One of the most frequent (and funniest) tropes on @5thYear, an Instagram account devoted to the drunken hijinks of college students, is outing a male college student for insufferable behavior, and labeling him a “Brad” for it.
Brad’s Snapchat is mostly videos of him vaping:
Or him partying (alone):
Brad wears a throwback NBA jersey and a backwards hat — together:
Brad makes lewd, obnoxious gestures when you’re trying to flirt with a woman at the bar:
And when Brad does get laid, he shares photos of his hickeys:
Brad thinks he’s cooler than he is, tougher than he is, more attractive than he is, funnier than he is and more well-liked than he is.
He’s a try-hard.
Brad, quite simply, is a douchebag, which is why @5thYear includes the hashtag #DontBeABrad on every Brad-related post.
Brad isn’t alone in his douchebaggery, either — he’s joined by his cocky cousin Chad.
Satisfying as it is to see a Brad or Chad get his due, one wonders how the names came to be shorthand for a particular kind of college-age male — an arrogant, self-aggrandizing, frat bro — and what exactly the real Brads and Chads of the world think about their names being used as pejoratives.
According to Indiana University linguistics professor Michael Adams, the negative association we have with the names Brad and Chad is a story as old as America itself. Brad is often short for Bradford, which started as a surname and is of Scottish-English origin, Adams says, reading from A Dictionary of Surnames. In Old English, the name literally means “broad clearing.”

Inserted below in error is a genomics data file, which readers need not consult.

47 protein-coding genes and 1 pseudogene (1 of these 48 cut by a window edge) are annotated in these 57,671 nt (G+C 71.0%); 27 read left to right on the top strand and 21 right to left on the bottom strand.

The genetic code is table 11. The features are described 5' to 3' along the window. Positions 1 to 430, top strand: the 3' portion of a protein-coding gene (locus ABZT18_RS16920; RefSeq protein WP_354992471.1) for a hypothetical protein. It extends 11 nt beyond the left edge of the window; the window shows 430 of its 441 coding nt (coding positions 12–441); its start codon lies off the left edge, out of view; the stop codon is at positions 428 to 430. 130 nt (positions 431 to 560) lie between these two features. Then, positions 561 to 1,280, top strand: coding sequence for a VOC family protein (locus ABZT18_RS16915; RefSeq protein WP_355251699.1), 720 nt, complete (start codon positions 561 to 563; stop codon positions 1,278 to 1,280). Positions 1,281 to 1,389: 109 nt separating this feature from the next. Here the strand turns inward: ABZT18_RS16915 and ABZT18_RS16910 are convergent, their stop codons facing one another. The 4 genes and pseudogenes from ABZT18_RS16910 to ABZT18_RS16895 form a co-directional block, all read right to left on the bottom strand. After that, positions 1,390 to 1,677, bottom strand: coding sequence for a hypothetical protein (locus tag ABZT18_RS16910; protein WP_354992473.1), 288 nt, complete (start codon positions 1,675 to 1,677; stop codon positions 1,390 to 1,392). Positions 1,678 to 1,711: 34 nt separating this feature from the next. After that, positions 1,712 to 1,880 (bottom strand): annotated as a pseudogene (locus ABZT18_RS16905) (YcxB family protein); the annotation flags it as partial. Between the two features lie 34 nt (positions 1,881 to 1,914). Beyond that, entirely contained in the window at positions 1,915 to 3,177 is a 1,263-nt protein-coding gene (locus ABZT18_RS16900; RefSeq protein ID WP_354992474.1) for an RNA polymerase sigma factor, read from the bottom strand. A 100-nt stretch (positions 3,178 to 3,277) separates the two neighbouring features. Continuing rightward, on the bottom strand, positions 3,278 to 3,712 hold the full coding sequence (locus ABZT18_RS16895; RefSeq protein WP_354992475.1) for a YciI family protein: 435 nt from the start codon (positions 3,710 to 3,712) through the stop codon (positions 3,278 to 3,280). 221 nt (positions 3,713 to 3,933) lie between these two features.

The name crossed the pond in the late 16th century with the establishment of the first English colonies on American soil. William Bradford was one of the original Pilgrims, coming to New England on the Mayflower, and eventually serving as governor of the Plymouth Colony. “I have no idea if he was a douchey Pilgrim, though,” Adams says.
Either way, over centuries, the name Bradford became synonymous with New England aristocracy — so much so that women with the maiden name Bradford started naming their sons Bradford, to advertise that they were from the Bradford lineage. “If you were descendents of the Bradfords, or if you wanted to make it seem like you were, you might use Bradford as the name of your son — so that when you sent him off to the Exeter Academy, people would make certain assumptions about who was,” Adams explains.
And somewhere along the line, that got shortened to Brad.
Chad has an even more circuitous journey into the modern lexicon. Like Bradford, it’s Anglo-Saxon, but it started as a first name: Ceadda (pronounced “chadda”). The most popular Ceadda in history is probably, Saint Ceadda, abbot of Lastingham, bishop of York and Lichfield and the man credited with “the Christianization of the ancient English kingdom of Mercia.” But today he’s known as Saint Chad, or Chad of Mercia. Sadly, reports on how often St. Chad got totally blasted on communion wine are unavailable.
From Ceadda came Chadwick, which was a rough portmanteau of Ceadda and “wick,” an Old English word for town, Adams says. Brits named their towns Chadwick, and then adopted Chadwick as their surname.